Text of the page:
To our knowledge, our study is the only independent study evaluating the Cunningham Panel hitherto published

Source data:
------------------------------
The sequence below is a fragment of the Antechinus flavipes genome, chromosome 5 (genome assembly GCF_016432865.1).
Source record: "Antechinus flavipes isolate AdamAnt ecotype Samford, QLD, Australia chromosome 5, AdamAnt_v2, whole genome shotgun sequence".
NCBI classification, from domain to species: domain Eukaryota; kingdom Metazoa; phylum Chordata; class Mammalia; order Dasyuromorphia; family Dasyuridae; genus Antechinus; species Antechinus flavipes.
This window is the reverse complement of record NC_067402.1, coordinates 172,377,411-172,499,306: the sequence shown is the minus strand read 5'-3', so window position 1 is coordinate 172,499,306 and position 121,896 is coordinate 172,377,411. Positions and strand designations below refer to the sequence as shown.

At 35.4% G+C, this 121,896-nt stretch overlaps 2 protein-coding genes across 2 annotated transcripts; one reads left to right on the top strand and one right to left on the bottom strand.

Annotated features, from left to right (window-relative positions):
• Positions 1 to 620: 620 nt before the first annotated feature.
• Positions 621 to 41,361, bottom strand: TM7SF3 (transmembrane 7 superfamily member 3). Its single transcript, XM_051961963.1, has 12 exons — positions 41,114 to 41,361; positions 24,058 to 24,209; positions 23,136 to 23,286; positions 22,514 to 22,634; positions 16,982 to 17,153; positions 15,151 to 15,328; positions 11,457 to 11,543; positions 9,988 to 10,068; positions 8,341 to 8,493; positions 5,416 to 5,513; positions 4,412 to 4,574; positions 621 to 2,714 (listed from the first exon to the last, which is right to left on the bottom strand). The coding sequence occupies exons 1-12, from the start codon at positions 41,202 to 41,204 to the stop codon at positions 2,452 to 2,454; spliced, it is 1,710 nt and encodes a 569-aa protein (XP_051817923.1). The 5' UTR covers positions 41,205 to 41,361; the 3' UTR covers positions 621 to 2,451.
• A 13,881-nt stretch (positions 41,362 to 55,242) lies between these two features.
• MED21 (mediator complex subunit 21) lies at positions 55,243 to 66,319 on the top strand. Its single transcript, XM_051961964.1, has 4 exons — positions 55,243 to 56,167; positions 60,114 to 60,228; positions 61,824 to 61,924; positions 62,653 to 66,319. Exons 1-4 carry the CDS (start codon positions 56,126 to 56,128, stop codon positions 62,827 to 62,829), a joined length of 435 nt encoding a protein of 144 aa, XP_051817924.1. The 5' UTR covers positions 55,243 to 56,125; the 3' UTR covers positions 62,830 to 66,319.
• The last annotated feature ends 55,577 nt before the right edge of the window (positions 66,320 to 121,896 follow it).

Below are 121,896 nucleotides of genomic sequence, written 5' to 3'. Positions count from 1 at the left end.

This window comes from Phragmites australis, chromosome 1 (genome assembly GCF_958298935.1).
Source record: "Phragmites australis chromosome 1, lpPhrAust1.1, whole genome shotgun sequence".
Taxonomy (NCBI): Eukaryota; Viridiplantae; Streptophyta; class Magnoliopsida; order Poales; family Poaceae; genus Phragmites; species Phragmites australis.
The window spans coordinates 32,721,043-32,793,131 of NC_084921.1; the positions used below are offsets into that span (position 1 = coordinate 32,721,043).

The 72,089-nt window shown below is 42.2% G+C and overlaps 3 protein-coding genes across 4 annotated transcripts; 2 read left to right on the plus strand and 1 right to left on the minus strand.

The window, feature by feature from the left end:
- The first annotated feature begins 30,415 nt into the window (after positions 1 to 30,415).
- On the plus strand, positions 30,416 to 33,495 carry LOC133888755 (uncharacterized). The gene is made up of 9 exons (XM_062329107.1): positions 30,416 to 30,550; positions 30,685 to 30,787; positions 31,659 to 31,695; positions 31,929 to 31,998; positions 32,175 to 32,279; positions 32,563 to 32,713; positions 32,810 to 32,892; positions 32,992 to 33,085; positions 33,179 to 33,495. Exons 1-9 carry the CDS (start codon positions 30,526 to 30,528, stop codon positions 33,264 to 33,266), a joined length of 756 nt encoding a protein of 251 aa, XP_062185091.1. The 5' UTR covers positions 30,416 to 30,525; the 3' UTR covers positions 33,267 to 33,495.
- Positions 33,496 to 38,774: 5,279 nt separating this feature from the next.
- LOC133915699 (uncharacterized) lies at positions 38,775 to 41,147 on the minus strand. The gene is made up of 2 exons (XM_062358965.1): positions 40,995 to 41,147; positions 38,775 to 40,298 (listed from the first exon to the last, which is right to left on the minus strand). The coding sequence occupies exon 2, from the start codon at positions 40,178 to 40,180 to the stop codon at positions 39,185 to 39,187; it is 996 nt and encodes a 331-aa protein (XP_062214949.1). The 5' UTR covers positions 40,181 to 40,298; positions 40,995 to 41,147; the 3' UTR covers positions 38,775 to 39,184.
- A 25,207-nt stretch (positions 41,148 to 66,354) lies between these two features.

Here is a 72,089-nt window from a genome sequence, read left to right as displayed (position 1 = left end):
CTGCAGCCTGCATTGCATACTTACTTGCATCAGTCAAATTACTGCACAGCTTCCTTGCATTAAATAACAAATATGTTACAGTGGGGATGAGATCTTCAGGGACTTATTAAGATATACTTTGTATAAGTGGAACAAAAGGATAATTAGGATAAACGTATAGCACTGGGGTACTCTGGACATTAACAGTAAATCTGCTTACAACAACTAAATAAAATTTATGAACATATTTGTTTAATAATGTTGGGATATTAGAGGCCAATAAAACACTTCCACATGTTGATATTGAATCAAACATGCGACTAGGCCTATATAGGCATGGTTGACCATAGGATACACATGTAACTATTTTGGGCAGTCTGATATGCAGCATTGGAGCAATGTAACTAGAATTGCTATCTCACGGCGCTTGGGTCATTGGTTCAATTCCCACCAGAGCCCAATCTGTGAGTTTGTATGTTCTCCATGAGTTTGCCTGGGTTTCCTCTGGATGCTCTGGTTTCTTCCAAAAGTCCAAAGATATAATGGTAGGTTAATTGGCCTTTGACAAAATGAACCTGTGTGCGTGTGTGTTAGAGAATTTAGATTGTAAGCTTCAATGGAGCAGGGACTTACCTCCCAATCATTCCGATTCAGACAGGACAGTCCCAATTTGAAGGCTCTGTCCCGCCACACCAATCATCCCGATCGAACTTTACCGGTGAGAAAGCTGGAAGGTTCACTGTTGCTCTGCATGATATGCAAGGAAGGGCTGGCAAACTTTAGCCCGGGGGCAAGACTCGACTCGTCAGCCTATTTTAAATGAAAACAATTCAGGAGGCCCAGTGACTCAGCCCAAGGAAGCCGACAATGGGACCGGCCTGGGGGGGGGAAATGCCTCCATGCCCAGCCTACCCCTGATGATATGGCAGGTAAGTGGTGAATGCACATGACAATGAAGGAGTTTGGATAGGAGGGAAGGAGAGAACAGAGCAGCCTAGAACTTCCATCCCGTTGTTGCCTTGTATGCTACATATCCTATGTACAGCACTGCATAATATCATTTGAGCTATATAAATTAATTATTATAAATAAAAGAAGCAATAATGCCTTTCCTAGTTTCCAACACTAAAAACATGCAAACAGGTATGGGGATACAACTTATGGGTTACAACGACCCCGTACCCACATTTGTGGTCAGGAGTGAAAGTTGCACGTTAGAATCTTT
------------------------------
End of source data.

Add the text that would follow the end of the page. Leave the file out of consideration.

To our knowledge, our study is the only independent study evaluating the Cunningham Panel hitherto published. for IVIG FX-11 treatment. The antidopamine D2L receptor antibody, the anti-tubulin antibody and the ratio of the antidopamine D2L to D1 receptor antibodies were chosen as predictors for treatment response. Improvement was based on the behavioral measures Aberrant Behavior Checklist (ABC) and/or Social Responsiveness Scale (SRS), in addition to parents reports. According to the outcome measures, 52C65% of the children were responders to IVIG. Unfortunately, the biomarkers and the two behavioral measures ABC and SRS were only acquired in 16 of the 31 children before and after IVIG treatment. However, based on this limited information, the authors, nevertheless, conclude that the Cunningham Panel predicts response to IVIG treatment with good accuracy. Yet, it is unknown if children with CaMKII activity below 130 would similarly improve from IVIG treatment, since the 17 patients reported to have such test results were not treated with IVIG. It could also well be that children with autism and normal levels of autoantibodies against dopamine receptors D1 and D2, -tubulin, and lysoganglioside-GM1 may improve from IVIG treatment; this was not investigated in the study. Therefore, it remains unknown if any of the analytes in the Cunningham Panel can predict treatment response. We have previously questioned the diagnostic value of the Cunningham Panel3,4. In a Swedish study consisting of 53 patients (40 children and adolescents and 13 adults) with suspicion of having pediatric acute neuropsychiatric syndrome (PANS) and/or pediatric autoimmune neuropsychiatric disorders associated with streptococcal infections (PANDAS), the property of the Cunningham Panel was investigated. To our knowledge, our study is the only independent study evaluating the Cunningham Panel hitherto published. Twenty-four of the patients met diagnostic criteria for PANS and/or PANDAS, whereas 29 did not. We also tested 27 healthy controls with the Cunningham Panel. Ten out of 21 (48%) healthy controls had elevated FX-11 CaMKII activity as compared to 35 out of FX-11 53 (66%) of the patients. Moreover, FX-11 at least one positive autoantibody titer was found in 17 of the healthy controls. In conclusion we found a so-called positive value on the Cunningham Panel in 86% of the healthy controls, as compared to 92% in the patients assessed for PANS and PANDAS. To summarize, Connery et al. do not present any objective data in the causal pathway from symptoms to outcomes. Seveteen children with autism in the study were not treated with IVIG on the basis that their CaMKII was not elevated. Consequently, the effect of IVIG in children with autism and subthreshold levels of CaMKII activity is not tested. The reported improvements in the children with elevated CaMKII activity may stem from placebo response or the natural COL11A1 course, not necessarily from IVIG. Considering that the Cunningham Panel to a great extent is positive among healthy people, it seems premature to suggest that it can predict treatment response based on a small selection of children with autism in an open-label, uncontrolled study. At this point of time we cannot draw any quantitative conclusions about biomarkers from open label treatment studies of disorders like ASD. Notes Conflict of interest The authors declare that they have no conflict of interest. Footnotes Publishers note: Springer Nature remains neutral with regard to FX-11 jurisdictional claims in published maps and institutional affiliations. Contributor Information Susanne Bejerot, Email: es.uro@torejeb.ennasus. Eva Hesselmark, Phone: +46701655102, Email: es.ik@kramlesseh.ave..

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